California Public Utilities Commission Proposes Eliminating Financial Incentives to Developers for Natural Gas Appliances and Service Line Extensions

Downey Brand LLP
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On November 16, the California Public Utilities Commission (CPUC) issued a staff proposal in its ongoing building decarbonization proceeding (Rulemaking 19-01-011) that would eliminate approximately $145 million in annual natural gas-related financial incentives for developers of residential and commercial properties. The purpose of eliminating the financial incentives is to encourage developers to move toward all-electric buildings. Because the largest portion of the financial incentives are tied to natural gas appliances, the CPUC’s proposal will impact a wide range of manufacturers, as well. If adopted, the CPUC’s proposal will go into effect on July 1, 2023.

Existing Natural Gas Financial Incentives

California’s largest investor-owned natural gas utilities—Pacific Gas and Electric Co., San Diego Gas & Electric Co., Southern California Gas Co., and Southwest Gas Co.—are regulated by the CPUC. The utilities’ natural gas rules provide three types of incentives for developers: allowances for each natural gas appliance installed; 10-year refunds of costs to extend gas distribution lines to new developments; and 50 percent discounts on the cost to extend gas distribution lines. The appliance incentives cover a wide range of uses, including space heating, water heaters, clothes dryers, ovens and ranges, pool and spa heating, and miscellaneous appliances. In 2020, the four large utilities provided a combined total of $95.5 million residential and $19.9 million commercial incentives for natural gas appliances; $2 million residential and $603,000 commercial incentives for 10-year distribution extension refunds; and $21.2 million residential and $4.9 million commercial with 50 percent discount incentives.

Proposal to Eliminate Financial Incentives

The CPUC staff proposal states that the natural gas-related financial incentives currently provided for in the investor-owned utilities’ gas rules are a barrier to California achieving its building decarbonization and GHG reduction goals; CPUC staff recommends eliminating all three categories of natural gas allowances for residential and commercial buildings. Eliminating the allowances will force builders to “shoulder greater expense if they choose to construct a building that uses gas,” and those costs would be passed on at the point of sale for a new building or directly absorbed by a the customer for an existing building. CPUC staff believes the added up-front cost burden would send a signal to builders that new gas infrastructure is more expensive and would make dual-fuel construction less desirable and financially riskier. Builders will therefore be more likely to favor all-electric new construction.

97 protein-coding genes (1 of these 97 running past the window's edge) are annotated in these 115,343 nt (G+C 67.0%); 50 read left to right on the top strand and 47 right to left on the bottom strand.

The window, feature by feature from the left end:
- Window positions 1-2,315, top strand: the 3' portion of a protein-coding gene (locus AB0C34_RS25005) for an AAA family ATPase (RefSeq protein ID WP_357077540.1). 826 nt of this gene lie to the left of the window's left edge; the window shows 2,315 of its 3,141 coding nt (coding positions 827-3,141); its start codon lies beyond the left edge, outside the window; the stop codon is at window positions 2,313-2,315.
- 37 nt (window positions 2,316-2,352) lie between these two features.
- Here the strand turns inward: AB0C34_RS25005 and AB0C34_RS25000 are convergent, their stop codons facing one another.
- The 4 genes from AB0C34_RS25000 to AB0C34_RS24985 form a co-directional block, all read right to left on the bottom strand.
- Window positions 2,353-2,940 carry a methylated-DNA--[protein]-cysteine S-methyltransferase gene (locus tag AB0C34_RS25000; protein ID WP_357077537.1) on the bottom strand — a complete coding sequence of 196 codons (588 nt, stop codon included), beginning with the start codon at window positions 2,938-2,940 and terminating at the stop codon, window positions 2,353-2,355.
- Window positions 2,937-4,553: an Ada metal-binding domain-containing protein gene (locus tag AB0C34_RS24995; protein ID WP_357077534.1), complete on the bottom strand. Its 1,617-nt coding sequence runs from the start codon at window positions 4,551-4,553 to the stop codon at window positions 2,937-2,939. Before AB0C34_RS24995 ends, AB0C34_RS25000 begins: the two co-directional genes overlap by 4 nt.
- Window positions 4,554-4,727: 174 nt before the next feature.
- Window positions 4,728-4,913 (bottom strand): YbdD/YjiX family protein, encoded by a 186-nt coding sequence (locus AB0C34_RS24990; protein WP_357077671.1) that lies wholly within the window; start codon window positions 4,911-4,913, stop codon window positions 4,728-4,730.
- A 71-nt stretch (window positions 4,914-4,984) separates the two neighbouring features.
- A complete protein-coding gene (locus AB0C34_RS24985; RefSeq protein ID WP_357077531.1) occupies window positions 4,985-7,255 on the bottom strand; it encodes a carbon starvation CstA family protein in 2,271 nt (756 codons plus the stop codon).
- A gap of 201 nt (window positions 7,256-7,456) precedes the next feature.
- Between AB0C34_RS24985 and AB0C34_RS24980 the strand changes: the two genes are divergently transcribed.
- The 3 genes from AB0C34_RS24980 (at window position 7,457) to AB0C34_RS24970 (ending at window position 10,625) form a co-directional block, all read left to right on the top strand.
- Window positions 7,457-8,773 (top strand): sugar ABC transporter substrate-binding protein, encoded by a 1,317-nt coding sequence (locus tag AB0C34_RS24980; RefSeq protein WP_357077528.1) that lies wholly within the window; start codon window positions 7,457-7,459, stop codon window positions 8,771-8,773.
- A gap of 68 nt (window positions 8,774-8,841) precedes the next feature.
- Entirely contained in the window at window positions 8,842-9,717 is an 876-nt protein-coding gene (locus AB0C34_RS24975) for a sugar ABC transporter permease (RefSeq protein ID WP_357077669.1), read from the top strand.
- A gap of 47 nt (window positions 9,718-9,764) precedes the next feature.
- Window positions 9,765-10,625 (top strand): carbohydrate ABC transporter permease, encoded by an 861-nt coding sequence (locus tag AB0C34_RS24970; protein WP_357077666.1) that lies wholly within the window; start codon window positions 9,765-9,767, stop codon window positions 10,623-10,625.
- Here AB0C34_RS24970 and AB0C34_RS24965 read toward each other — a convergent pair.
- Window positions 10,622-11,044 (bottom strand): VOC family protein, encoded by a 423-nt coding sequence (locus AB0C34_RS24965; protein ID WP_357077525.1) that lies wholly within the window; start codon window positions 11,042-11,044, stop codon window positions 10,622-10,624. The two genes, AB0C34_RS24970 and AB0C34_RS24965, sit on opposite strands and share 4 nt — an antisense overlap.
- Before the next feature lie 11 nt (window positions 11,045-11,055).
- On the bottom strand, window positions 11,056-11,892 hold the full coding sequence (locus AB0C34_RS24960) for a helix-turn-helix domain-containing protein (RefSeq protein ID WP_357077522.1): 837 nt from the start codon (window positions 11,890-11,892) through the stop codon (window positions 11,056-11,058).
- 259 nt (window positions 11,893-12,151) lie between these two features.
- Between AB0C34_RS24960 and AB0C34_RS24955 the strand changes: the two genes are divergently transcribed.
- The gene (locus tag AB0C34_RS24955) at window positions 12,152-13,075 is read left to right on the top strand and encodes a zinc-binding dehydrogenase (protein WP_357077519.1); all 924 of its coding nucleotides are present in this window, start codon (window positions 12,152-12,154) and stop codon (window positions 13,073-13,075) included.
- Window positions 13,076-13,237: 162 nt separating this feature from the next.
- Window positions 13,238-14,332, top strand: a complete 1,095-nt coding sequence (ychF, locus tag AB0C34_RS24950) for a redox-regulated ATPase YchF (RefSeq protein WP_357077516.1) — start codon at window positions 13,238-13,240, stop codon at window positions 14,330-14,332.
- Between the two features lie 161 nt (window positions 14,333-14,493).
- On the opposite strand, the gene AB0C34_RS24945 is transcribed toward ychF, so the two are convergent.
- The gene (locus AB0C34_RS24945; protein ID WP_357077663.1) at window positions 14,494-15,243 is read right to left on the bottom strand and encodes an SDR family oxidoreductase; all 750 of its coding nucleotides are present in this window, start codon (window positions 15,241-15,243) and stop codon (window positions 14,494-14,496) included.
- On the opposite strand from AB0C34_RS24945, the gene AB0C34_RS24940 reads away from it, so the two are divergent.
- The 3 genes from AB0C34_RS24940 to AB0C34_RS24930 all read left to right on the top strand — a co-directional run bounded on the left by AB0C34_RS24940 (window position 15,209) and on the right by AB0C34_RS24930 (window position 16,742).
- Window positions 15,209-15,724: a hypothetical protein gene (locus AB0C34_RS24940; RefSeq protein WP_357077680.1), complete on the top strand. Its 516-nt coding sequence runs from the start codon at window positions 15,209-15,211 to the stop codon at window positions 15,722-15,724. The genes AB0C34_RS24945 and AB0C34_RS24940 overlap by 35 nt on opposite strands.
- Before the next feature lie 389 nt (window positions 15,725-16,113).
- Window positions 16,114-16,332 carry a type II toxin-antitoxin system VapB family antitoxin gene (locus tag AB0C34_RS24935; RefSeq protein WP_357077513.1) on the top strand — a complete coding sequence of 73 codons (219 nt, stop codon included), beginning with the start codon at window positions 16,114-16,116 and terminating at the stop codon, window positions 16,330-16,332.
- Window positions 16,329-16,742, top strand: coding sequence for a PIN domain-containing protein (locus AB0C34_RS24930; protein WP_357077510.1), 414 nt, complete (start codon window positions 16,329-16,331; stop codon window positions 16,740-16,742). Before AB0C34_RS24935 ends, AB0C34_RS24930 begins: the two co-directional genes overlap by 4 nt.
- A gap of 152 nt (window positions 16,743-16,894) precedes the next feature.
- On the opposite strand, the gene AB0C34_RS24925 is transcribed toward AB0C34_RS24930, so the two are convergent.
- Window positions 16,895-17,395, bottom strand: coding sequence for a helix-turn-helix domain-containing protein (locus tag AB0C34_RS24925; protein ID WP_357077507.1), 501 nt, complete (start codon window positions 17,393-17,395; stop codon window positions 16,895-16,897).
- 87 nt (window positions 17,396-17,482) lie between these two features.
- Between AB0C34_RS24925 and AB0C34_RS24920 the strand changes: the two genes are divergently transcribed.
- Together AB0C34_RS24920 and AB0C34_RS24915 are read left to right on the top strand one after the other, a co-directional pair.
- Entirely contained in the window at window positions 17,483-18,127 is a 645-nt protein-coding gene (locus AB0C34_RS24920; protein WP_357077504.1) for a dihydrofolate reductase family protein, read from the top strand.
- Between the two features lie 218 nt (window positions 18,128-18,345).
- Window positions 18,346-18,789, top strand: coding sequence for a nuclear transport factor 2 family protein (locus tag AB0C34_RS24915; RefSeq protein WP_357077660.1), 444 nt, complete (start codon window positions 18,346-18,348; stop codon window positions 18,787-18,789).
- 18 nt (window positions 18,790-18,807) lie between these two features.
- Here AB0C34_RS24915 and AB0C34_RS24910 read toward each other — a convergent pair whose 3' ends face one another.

In contrast to the increased cost burden on developers, CPUC staff does not anticipate a significant cost increase in average property prices. Real estate buyers and tenants are expected to experience cost increases of less than one percent per incentive eliminated. The staff proposal is structured such that the financial pressure associated with continuing to develop dual-fuel properties will fall almost entirely on developers, and, as a downstream impact, appliance manufacturers.

CPUC Proceeding to Adopt Staff Proposal

The CPUC is required by Public Utilities Code section 783(b) to consider seven issues when it reexamines electric and natural gas service extensions:

  1. The economic effect on agriculture, residential housing, mobile home parks, rural and urban customers, employment, and commercial and industrial building and development;
  2. The effect on future customers who request natural gas service extensions;
  3. The effect of making customers responsible for replacements, extensions, relocations, or reinforcements of gas distribution infrastructure;
  4. The economic effect on projects, including redevelopment projects, funded or sponsored by cities, counties, or districts;
  5. The effect of the modifications on existing utility ratepayers;
  6. The effect of the modifications on the consumption and conservation of energy; and
  7. The extent to which there is cost justification for special line and service extension allowances for agriculture.

The CPUC will conduct a public workshop on the staff proposal in December 2021, followed by comments from interested parties on the staff proposal in December and January, potential evidentiary hearings and briefing in April and May 2022, and a final decision on the elimination of natural gas incentives by October 2022. The final decision adopted by the CPUC will provide for a July 1, 2023 effective date for the incentive elimination, to give parties and industry participants approximately six months to prepare for the changes.

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